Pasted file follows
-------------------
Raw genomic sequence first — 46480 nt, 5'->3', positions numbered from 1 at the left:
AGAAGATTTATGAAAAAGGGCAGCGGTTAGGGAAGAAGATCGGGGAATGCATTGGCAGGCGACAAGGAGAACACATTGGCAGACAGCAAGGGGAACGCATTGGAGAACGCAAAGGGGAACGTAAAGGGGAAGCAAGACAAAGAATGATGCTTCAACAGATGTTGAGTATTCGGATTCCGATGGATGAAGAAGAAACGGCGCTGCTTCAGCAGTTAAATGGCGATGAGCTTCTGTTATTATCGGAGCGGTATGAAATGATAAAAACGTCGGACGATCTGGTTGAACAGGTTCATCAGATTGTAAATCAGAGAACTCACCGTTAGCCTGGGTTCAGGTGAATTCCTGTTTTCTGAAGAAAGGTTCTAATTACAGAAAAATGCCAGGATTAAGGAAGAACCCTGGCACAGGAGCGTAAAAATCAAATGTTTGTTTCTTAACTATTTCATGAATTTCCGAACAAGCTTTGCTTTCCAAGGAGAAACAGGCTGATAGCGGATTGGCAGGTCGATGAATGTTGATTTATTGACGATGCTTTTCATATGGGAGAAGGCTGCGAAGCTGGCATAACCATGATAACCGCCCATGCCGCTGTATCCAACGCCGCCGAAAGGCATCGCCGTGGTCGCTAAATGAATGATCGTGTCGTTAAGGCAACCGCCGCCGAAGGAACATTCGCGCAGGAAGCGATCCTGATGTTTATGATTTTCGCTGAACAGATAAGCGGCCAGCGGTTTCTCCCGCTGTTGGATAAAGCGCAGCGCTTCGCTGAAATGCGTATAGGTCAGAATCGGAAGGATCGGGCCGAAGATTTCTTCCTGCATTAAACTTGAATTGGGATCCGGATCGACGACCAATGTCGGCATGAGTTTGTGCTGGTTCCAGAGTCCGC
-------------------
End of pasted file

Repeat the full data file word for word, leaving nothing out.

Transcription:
Raw genomic sequence first — 46480 nt, 5'->3', positions numbered from 1 at the left:
AGAAGATTTATGAAAAAGGGCAGCGGTTAGGGAAGAAGATCGGGGAATGCATTGGCAGGCGACAAGGAGAACACATTGGCAGACAGCAAGGGGAACGCATTGGAGAACGCAAAGGGGAACGTAAAGGGGAAGCAAGACAAAGAATGATGCTTCAACAGATGTTGAGTATTCGGATTCCGATGGATGAAGAAGAAACGGCGCTGCTTCAGCAGTTAAATGGCGATGAGCTTCTGTTATTATCGGAGCGGTATGAAATGATAAAAACGTCGGACGATCTGGTTGAACAGGTTCATCAGATTGTAAATCAGAGAACTCACCGTTAGCCTGGGTTCAGGTGAATTCCTGTTTTCTGAAGAAAGGTTCTAATTACAGAAAAATGCCAGGATTAAGGAAGAACCCTGGCACAGGAGCGTAAAAATCAAATGTTTGTTTCTTAACTATTTCATGAATTTCCGAACAAGCTTTGCTTTCCAAGGAGAAACAGGCTGATAGCGGATTGGCAGGTCGATGAATGTTGATTTATTGACGATGCTTTTCATATGGGAGAAGGCTGCGAAGCTGGCATAACCATGATAACCGCCCATGCCGCTGTATCCAACGCCGCCGAAAGGCATCGCCGTGGTCGCTAAATGAATGATCGTGTCGTTAAGGCAACCGCCGCCGAAGGAACATTCGCGCAGGAAGCGATCCTGATGTTTATGATTTTCGCTGAACAGATAAGCGGCCAGCGGTTTCTCCCGCTGTTGGATAAAGCGCAGCGCTTCGCTGAAATGCGTATAGGTCAGAATCGGAAGGATCGGGCCGAAGATTTCTTCCTGCATTAAACTTGAATTGGGATCCGGATCGACGACCAATGTCGGCATGAGTTTGTGCTGGTTCCAGAGTCCGC